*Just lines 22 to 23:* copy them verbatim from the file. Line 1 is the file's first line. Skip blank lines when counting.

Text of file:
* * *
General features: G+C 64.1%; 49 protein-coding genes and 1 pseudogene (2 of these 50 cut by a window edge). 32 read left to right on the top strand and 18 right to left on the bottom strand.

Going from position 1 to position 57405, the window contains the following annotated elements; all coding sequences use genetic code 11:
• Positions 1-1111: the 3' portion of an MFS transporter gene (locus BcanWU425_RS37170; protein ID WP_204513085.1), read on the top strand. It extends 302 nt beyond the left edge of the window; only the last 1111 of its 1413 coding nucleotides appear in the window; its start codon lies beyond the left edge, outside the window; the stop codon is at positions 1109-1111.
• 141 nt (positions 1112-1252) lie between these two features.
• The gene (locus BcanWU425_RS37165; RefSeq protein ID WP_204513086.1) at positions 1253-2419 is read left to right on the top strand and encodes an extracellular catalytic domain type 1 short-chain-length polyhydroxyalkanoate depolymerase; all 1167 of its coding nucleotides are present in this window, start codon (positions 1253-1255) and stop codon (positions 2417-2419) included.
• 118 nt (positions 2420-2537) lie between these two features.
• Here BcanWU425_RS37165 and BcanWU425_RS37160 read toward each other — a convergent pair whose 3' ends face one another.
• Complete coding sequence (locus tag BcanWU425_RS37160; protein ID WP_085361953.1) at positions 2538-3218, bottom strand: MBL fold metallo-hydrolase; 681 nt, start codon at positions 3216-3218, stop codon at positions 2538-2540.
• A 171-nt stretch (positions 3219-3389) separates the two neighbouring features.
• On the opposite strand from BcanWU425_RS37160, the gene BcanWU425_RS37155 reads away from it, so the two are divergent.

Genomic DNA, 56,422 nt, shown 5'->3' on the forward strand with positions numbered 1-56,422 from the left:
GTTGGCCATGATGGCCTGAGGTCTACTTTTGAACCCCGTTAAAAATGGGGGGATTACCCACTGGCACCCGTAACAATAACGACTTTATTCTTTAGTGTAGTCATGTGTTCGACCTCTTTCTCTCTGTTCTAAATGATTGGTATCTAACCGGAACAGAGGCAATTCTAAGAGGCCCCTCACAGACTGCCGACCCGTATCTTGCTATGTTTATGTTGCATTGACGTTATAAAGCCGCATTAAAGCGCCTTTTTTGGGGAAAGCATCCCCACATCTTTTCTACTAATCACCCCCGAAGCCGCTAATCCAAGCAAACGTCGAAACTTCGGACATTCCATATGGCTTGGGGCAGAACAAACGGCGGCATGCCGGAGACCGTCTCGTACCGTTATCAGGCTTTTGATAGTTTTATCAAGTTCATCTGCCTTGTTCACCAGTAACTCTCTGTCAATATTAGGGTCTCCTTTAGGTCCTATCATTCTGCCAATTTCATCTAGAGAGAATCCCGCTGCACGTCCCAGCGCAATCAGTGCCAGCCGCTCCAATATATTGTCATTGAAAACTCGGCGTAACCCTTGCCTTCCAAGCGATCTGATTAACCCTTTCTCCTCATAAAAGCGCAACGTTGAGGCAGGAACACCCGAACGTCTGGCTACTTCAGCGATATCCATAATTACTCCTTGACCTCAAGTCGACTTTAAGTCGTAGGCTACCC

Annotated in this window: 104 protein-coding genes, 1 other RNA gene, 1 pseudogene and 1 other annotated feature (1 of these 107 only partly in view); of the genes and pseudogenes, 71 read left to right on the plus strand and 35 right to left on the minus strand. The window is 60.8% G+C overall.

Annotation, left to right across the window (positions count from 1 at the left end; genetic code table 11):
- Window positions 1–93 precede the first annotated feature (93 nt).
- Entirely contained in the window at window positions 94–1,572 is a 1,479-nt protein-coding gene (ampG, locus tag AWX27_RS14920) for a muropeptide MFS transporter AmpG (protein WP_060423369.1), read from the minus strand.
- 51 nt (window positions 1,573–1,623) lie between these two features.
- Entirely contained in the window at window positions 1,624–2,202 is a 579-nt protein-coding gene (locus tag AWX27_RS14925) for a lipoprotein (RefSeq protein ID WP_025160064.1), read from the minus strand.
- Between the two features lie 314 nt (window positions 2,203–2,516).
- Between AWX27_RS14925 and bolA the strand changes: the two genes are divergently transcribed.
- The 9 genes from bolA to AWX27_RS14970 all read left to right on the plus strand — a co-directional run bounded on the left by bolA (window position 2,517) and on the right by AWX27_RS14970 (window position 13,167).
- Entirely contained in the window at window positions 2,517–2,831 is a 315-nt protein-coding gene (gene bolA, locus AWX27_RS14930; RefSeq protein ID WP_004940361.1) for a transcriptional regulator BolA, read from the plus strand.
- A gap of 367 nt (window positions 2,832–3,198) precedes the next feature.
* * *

- Entirely contained in the window at window positions 2,517–2,831 is a 315-nt protein-coding gene (gene bolA, locus AWX27_RS14930; RefSeq protein ID WP_004940361.1) for a transcriptional regulator BolA, read from the plus strand.
- A gap of 367 nt (window positions 2,832–3,198) precedes the next feature.